Some have been lucky to cut silage over the past few days, but nowhere near as much as would usually be cut by the end of May.
Usually any trip up north to Balmoral Show is greeted with after-grass returning in numerous fields up around the border. This sight was very scarce two weeks ago unfortunately.
Many are holding on for a big first cut of silage. Of course you need a full pit to get through next winter, but you also need to consider what quality you will have to feed.
It might be worth considering taking the first cut soon in order to get the second cut growing as fast as possible.
This decision may result in you being able to take a third cut.
This would result in maximising the amount of grass ensiled per acre.
Most will react to the previous statements with the usual, “it will cost me a fortune in contractor charges”.
I am sure most contractors will be open to negotiations in the current climate regarding the price of cutting silage if you are giving him the job of cutting three cuts as all three will be lighter than usual.
We all need to look at our options carefully in order to get through next winter.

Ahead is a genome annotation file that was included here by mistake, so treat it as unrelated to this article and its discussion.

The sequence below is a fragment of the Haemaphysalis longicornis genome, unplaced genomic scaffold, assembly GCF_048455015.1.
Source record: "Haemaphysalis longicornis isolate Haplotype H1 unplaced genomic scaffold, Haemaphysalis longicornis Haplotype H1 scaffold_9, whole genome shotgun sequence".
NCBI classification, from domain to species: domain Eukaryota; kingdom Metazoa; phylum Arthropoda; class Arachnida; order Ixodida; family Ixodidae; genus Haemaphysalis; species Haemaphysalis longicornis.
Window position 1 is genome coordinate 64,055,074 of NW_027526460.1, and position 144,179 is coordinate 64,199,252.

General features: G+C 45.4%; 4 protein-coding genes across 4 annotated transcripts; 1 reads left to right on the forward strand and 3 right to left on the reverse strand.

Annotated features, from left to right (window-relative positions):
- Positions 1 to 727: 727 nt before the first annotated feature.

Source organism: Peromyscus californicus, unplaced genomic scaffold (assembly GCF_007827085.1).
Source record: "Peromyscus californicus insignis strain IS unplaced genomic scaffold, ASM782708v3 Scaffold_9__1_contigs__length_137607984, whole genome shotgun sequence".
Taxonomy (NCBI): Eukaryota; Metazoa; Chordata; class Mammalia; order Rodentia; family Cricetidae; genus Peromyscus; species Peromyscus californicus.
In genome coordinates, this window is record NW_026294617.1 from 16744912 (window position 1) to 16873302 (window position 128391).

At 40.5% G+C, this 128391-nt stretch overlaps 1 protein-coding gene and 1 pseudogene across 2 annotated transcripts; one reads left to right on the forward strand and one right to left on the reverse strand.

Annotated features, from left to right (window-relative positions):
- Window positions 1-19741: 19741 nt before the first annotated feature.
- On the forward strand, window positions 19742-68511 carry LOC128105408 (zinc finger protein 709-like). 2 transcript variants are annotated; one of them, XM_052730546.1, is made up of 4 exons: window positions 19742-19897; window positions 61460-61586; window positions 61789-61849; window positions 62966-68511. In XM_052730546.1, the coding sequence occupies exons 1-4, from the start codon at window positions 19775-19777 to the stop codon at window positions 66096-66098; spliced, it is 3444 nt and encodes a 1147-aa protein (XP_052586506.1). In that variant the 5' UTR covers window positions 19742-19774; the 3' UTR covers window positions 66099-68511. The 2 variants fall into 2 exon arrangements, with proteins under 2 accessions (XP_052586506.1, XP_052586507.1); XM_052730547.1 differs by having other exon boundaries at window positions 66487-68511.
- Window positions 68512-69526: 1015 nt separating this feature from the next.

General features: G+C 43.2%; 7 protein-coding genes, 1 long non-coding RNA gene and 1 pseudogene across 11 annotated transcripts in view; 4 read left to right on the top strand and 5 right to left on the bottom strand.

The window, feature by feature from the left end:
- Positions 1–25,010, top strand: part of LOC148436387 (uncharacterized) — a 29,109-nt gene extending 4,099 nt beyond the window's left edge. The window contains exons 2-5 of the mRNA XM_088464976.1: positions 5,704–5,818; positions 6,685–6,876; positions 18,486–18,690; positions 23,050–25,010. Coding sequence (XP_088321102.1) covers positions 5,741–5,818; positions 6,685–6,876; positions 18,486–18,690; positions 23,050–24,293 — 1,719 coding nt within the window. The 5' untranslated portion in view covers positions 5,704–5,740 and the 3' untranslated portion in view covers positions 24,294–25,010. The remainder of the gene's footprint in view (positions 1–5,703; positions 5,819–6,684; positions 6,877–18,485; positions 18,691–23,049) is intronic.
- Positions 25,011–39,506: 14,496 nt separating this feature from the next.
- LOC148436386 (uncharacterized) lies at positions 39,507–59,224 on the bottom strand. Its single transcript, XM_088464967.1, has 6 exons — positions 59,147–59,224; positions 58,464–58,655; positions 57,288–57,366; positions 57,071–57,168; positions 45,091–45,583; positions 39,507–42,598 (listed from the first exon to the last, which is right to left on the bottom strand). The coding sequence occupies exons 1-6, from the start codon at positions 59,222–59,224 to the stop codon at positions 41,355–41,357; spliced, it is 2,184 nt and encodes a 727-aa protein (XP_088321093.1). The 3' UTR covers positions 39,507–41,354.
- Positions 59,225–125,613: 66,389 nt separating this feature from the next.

No reserves of fodder exist and it will in reality take years to build reserves back up again. The whole industry must help farmers; without farmers there is no future for those supplying products and services to farmers.
Quality Silage is always the right Silage
Lighter cuts will be better quality resulting in less requirement for concentrates next winter, while also increasing the amount of straw that could potentially be fed to housed stock.
It may seem obvious but well preserved silage is also critical as we can ill afford any waste this winter. Well preserved silage does not just happen however. Fertiliser volume and application date plus cutting time and date determine preservation just as much as pit management.
Pit management at ensiling is something that needs a lot of care and attention. Filling pits too fast results in poor consolidation and more air in the pit causing spoilage. Pits should be sealed as soon as possible, once rolled sufficiently. An additive is also worth considering, but remember, it will keep good silage good, but it will not make bad silage good!
Grazing lush grass
Grazing very low covers of lush, high nitrogen grass is not ideal at any time but is common on many farms at present. It is almost unavoidable as most continue to chase grass around the farm.
Dairy farmers can measure the effect of this material with regular butter fat and more recently milk urea nitrogen (MUN) results along with assessments of dung consistency. Low fats indicate poor rumen function. However high nitrogen swards have also been linked to embryo death due to excessive ammonia nitrogen concentration in cows’ blood. So, try not to graze pregnant suckler cows on low, lush covers.
Loose dungs with bubbling also indicate poor feed and inefficient digestion which will result in underperformance of the stock affected
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